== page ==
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An easy willingness to tell funny stories or jokes about [#permalink]
14 Feb 2010, 08:06
50% (03:12) correct
50% (01:28) wrong based on 6 sessions
An easy willingness to tell funny stories or jokes about oneself is the surest mark of supreme self-confidence. This willingness, often not acquired until late in life, is even more revealing than is good-natured acquiescence in having others poke fun at one. Which one of the following inference is most supported by the statements above?
(A) A person who lacks self-confidence will enjoy neither telling nor hearing funny stories about himself or herself. (B) People with high self-confidence do not tell funny stories or jokes about others. (C) Highly self-confident people tell funny stories and jokes in order to let their audience know that they are self-confident. (D) Most people would rather tell a funny story or joke than listen to one being told. (E) Telling funny stories or jokes about people in their presence is a way of expressing one’s respect for them.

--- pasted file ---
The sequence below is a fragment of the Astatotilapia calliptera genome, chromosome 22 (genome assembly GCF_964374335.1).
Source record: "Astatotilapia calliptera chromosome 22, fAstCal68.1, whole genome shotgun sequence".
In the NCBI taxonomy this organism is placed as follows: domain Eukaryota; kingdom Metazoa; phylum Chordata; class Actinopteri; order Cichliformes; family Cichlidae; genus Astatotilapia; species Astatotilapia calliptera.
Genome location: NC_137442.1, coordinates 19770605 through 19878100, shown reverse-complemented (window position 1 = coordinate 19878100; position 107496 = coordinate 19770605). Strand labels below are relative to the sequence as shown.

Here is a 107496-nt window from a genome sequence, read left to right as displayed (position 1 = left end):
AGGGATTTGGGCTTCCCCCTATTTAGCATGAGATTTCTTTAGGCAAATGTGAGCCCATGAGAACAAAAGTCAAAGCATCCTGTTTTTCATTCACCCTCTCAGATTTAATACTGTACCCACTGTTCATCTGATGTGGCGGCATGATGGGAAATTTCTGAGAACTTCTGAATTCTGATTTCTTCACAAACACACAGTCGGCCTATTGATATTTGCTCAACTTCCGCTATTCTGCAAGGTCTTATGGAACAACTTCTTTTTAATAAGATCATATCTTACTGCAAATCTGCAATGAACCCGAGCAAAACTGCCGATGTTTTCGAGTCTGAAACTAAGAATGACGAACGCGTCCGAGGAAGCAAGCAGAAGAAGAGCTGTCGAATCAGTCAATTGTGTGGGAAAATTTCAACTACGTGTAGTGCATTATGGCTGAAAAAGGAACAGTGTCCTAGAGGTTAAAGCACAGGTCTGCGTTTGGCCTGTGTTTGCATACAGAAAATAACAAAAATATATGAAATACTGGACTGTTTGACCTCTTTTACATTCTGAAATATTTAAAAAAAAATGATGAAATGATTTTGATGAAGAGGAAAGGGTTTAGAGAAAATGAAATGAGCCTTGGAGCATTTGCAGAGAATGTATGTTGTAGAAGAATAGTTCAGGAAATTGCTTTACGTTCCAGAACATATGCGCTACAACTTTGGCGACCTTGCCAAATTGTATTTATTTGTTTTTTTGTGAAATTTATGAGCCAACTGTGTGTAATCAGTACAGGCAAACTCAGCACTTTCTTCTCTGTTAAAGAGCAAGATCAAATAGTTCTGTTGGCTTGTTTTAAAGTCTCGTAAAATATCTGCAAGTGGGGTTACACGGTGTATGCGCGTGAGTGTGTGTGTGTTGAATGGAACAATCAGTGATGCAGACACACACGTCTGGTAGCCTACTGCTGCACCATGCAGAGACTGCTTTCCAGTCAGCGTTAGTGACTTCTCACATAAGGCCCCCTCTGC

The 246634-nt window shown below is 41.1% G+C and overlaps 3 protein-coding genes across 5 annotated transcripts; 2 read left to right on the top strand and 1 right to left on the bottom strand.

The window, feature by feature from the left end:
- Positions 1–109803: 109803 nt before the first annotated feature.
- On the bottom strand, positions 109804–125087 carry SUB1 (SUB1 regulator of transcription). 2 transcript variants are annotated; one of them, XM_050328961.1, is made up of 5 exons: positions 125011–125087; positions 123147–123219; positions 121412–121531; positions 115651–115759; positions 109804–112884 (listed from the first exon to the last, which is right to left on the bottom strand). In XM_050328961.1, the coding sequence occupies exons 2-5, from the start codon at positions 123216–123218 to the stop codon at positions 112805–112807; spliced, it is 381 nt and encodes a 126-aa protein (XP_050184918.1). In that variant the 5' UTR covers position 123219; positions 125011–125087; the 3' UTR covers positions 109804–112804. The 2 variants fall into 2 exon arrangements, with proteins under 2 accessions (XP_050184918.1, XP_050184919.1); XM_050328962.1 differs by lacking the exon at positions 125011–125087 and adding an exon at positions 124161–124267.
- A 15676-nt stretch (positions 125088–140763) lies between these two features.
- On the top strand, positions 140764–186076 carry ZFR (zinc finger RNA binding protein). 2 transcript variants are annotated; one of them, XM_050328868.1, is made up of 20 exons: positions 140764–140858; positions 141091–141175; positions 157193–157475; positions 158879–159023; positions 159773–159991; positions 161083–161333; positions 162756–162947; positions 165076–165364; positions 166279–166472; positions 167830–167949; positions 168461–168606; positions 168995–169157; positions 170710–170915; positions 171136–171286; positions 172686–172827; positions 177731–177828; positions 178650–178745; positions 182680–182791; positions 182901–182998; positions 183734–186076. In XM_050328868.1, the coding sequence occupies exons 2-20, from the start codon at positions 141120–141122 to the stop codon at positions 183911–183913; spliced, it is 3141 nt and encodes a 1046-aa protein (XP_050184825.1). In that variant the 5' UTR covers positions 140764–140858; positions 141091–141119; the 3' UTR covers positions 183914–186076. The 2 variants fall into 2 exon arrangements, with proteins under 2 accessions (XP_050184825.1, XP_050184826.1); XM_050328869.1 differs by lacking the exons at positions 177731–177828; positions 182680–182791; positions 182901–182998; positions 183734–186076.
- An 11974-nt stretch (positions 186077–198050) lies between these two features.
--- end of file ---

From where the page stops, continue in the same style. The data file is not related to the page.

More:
agreed that an easy willingness to tell funny stories is a mark of supreme self confidence but nothing in the stimulus suggests that lack of self confidence will enjoy neither telling nor hearing funny stories about himself or herself.
And in an inference question we cannot bring in "new" information. we have to get it from the stimulus.
Not able to figure out the answer.OA with explaination please and the source.